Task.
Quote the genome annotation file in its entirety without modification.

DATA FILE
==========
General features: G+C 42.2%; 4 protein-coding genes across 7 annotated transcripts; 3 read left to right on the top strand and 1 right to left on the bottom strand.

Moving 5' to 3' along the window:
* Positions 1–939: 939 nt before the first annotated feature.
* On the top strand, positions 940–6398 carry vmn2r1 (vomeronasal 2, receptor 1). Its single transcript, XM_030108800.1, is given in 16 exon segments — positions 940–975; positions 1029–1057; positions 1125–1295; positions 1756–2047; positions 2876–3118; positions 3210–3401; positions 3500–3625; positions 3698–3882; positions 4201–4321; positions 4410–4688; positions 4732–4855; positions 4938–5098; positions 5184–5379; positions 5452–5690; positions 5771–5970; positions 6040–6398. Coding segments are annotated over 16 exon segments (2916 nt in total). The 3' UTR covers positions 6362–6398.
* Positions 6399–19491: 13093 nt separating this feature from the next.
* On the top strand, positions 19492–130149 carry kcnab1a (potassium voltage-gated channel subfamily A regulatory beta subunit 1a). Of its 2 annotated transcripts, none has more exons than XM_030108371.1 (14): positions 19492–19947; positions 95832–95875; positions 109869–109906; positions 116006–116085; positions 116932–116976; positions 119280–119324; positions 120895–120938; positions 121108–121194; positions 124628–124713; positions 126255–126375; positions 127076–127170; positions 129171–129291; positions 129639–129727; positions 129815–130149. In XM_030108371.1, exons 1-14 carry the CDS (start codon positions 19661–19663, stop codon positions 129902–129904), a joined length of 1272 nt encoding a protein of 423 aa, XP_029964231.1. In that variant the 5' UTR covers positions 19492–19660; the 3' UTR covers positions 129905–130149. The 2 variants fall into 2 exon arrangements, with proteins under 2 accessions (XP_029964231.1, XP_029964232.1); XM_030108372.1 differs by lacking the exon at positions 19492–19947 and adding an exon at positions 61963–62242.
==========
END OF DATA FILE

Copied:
General features: G+C 42.2%; 4 protein-coding genes across 7 annotated transcripts; 3 read left to right on the top strand and 1 right to left on the bottom strand.

Moving 5' to 3' along the window:
* Positions 1–939: 939 nt before the first annotated feature.
* On the top strand, positions 940–6398 carry vmn2r1 (vomeronasal 2, receptor 1). Its single transcript, XM_030108800.1, is given in 16 exon segments — positions 940–975; positions 1029–1057; positions 1125–1295; positions 1756–2047; positions 2876–3118; positions 3210–3401; positions 3500–3625; positions 3698–3882; positions 4201–4321; positions 4410–4688; positions 4732–4855; positions 4938–5098; positions 5184–5379; positions 5452–5690; positions 5771–5970; positions 6040–6398. Coding segments are annotated over 16 exon segments (2916 nt in total). The 3' UTR covers positions 6362–6398.
* Positions 6399–19491: 13093 nt separating this feature from the next.
* On the top strand, positions 19492–130149 carry kcnab1a (potassium voltage-gated channel subfamily A regulatory beta subunit 1a). Of its 2 annotated transcripts, none has more exons than XM_030108371.1 (14): positions 19492–19947; positions 95832–95875; positions 109869–109906; positions 116006–116085; positions 116932–116976; positions 119280–119324; positions 120895–120938; positions 121108–121194; positions 124628–124713; positions 126255–126375; positions 127076–127170; positions 129171–129291; positions 129639–129727; positions 129815–130149. In XM_030108371.1, exons 1-14 carry the CDS (start codon positions 19661–19663, stop codon positions 129902–129904), a joined length of 1272 nt encoding a protein of 423 aa, XP_029964231.1. In that variant the 5' UTR covers positions 19492–19660; the 3' UTR covers positions 129905–130149. The 2 variants fall into 2 exon arrangements, with proteins under 2 accessions (XP_029964231.1, XP_029964232.1); XM_030108372.1 differs by lacking the exon at positions 19492–19947 and adding an exon at positions 61963–62242.